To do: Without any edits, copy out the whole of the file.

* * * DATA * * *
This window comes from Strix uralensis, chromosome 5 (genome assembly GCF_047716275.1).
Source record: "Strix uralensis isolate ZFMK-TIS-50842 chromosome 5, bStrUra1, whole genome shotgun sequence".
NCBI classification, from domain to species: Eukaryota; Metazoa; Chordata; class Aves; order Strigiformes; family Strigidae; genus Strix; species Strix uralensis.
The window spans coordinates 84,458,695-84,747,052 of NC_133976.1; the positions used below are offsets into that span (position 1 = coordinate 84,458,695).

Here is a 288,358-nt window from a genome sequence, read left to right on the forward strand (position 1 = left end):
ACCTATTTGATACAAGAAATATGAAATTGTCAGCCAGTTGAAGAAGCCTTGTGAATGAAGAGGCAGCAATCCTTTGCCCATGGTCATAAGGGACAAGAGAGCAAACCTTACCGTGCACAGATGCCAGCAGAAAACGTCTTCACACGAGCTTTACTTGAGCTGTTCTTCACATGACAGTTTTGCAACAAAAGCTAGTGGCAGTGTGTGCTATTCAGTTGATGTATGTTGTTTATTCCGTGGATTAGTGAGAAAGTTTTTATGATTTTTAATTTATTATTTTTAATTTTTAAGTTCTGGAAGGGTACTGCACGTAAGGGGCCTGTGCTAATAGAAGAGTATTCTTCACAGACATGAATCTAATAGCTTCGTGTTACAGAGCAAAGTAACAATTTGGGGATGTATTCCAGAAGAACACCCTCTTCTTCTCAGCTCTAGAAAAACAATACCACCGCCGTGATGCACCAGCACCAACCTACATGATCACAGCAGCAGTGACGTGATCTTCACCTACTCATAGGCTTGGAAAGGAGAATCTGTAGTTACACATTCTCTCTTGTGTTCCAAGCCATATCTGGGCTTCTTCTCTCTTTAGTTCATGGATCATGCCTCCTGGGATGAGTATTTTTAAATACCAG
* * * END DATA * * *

This window comes from Strix uralensis, chromosome 5 (genome assembly GCF_047716275.1).
Source record: "Strix uralensis isolate ZFMK-TIS-50842 chromosome 5, bStrUra1, whole genome shotgun sequence".
NCBI classification, from domain to species: Eukaryota; Metazoa; Chordata; class Aves; order Strigiformes; family Strigidae; genus Strix; species Strix uralensis.
The window spans coordinates 84,458,695-84,747,052 of NC_133976.1; the positions used below are offsets into that span (position 1 = coordinate 84,458,695).

Here is a 288,358-nt window from a genome sequence, read left to right on the forward strand (position 1 = left end):
ACCTATTTGATACAAGAAATATGAAATTGTCAGCCAGTTGAAGAAGCCTTGTGAATGAAGAGGCAGCAATCCTTTGCCCATGGTCATAAGGGACAAGAGAGCAAACCTTACCGTGCACAGATGCCAGCAGAAAACGTCTTCACACGAGCTTTACTTGAGCTGTTCTTCACATGACAGTTTTGCAACAAAAGCTAGTGGCAGTGTGTGCTATTCAGTTGATGTATGTTGTTTATTCCGTGGATTAGTGAGAAAGTTTTTATGATTTTTAATTTATTATTTTTAATTTTTAAGTTCTGGAAGGGTACTGCACGTAAGGGGCCTGTGCTAATAGAAGAGTATTCTTCACAGACATGAATCTAATAGCTTCGTGTTACAGAGCAAAGTAACAATTTGGGGATGTATTCCAGAAGAACACCCTCTTCTTCTCAGCTCTAGAAAAACAATACCACCGCCGTGATGCACCAGCACCAACCTACATGATCACAGCAGCAGTGACGTGATCTTCACCTACTCATAGGCTTGGAAAGGAGAATCTGTAGTTACACATTCTCTCTTGTGTTCCAAGCCATATCTGGGCTTCTTCTCTCTTTAGTTCATGGATCATGCCTCCTGGGATGAGTATTTTTAAATACCAG